This is where my Lesser Whitethroat was singing away trying to attract a mate. They come to Britain to breed from NE Africa and are generally quite skulking birds, normally only making their presence known through their rattling song.The river narrows towards the end of my survey area and this is where I normally hear or see Kingfishers.This is the end of my survey coverage. It's then just a question of enjoying a leisurely walk back along the river and a full English breakfast back at home!
Monday, 18 May 2009
Waterways survey along the River Frome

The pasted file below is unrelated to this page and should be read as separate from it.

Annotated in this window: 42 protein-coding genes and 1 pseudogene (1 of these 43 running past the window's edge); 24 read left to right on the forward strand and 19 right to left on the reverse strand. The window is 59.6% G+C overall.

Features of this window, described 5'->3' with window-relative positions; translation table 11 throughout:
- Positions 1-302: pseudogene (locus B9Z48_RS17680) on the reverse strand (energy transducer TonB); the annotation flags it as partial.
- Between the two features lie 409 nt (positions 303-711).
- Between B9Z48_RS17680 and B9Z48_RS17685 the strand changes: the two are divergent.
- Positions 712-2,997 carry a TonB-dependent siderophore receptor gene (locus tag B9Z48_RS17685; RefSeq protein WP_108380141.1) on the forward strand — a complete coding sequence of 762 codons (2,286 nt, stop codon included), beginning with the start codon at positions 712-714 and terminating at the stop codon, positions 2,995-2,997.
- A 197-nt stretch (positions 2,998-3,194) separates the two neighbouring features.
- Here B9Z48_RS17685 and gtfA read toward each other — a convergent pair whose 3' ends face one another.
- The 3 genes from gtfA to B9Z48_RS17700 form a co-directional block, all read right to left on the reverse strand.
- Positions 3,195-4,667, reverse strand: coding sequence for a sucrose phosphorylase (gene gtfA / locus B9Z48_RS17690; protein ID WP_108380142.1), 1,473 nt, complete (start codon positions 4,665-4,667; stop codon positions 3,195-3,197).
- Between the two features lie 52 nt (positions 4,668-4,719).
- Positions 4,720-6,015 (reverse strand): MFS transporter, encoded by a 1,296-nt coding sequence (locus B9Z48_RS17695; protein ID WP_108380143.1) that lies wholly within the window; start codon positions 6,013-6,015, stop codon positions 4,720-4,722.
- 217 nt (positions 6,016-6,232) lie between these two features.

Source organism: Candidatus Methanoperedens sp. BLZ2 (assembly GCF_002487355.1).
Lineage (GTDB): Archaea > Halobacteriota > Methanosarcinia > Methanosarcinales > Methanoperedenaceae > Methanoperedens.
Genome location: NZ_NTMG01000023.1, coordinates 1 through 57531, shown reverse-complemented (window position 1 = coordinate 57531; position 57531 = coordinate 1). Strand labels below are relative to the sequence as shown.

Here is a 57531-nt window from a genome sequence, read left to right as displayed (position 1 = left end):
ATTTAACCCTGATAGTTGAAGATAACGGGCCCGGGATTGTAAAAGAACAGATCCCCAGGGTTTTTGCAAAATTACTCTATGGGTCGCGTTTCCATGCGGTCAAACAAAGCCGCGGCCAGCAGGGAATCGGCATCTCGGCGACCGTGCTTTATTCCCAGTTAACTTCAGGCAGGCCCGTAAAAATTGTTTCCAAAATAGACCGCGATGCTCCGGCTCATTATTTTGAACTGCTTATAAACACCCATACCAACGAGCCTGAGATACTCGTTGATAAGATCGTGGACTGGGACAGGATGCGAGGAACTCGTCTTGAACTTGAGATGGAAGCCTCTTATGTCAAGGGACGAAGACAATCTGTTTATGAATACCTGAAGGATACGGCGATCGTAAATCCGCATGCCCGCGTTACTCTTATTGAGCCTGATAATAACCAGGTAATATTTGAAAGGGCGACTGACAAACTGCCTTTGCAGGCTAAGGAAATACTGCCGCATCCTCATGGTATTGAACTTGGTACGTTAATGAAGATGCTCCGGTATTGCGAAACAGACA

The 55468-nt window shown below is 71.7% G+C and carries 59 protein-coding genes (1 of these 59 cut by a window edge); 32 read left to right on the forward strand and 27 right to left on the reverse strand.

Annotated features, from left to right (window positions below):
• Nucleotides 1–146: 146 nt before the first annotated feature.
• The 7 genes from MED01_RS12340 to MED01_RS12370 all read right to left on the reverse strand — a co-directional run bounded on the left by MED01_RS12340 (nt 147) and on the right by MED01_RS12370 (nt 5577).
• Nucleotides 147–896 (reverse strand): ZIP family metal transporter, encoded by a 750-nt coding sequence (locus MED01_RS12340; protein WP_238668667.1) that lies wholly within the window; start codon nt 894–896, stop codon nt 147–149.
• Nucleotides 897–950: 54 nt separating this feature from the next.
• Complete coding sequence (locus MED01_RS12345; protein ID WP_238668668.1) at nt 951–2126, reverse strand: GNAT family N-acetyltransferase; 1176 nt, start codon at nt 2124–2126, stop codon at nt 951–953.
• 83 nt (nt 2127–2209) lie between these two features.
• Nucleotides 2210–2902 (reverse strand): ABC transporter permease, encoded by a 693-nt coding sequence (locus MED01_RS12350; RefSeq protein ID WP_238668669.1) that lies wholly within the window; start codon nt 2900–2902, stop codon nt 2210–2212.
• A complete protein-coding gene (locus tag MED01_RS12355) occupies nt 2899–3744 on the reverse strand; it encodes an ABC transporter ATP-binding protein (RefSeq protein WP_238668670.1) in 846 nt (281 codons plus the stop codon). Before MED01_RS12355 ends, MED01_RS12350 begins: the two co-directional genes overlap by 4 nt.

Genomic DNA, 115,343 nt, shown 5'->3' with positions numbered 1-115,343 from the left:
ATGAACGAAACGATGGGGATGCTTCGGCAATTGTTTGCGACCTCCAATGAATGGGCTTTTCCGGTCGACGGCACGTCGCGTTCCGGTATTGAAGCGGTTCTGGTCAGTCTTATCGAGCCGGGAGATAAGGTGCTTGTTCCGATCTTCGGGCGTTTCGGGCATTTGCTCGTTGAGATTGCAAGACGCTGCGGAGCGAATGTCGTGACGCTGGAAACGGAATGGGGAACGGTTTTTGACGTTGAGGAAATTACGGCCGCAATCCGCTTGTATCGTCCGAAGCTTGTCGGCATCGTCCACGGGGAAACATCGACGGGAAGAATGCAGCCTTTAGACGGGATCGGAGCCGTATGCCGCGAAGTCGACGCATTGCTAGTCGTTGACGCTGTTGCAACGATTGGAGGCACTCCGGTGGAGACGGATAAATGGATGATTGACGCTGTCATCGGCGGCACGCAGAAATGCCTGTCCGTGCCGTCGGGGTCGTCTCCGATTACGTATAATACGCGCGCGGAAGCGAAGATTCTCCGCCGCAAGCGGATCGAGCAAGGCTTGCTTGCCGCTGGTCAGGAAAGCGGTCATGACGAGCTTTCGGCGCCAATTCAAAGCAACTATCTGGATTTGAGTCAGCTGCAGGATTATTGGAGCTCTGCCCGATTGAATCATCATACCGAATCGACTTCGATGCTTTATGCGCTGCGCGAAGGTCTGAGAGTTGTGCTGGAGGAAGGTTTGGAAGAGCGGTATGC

Last Monday I did my BTO (British Trust for Ornithology) Waterways survey which takes me along the River Frome. I've been doing this particular survey for about 10 years now and what is great is that you get a good feel for what birds are doing well or badly when you survey the same area for several years. The survey starts at the Mill House that you often see in my pictures of Rodden Nature Reserve which is just on the outskirts of Frome. I then walk 5 x 500metre stretches of the river noting down the birds I see and hear along the way. This year I've noticed that there were no Willow Warblers singing (they seem to be doing badly nationwide too) and I haven't seen Spotted Flycatcher for a few years now. On the plus side, the Kingfishers seem to be holding their own and Lesser Whitethroat seems to be hanging on here too.The Railway line crosses the River along the stretch that I survey a couple of times, but doesn't seem to create much disturbance thankfully.There are some parts of the river that are quite difficult to walk along which doesn't help when you're trying to concentrate on birds without falling in! However, other stretches are really lovely and make up for those awkward sections.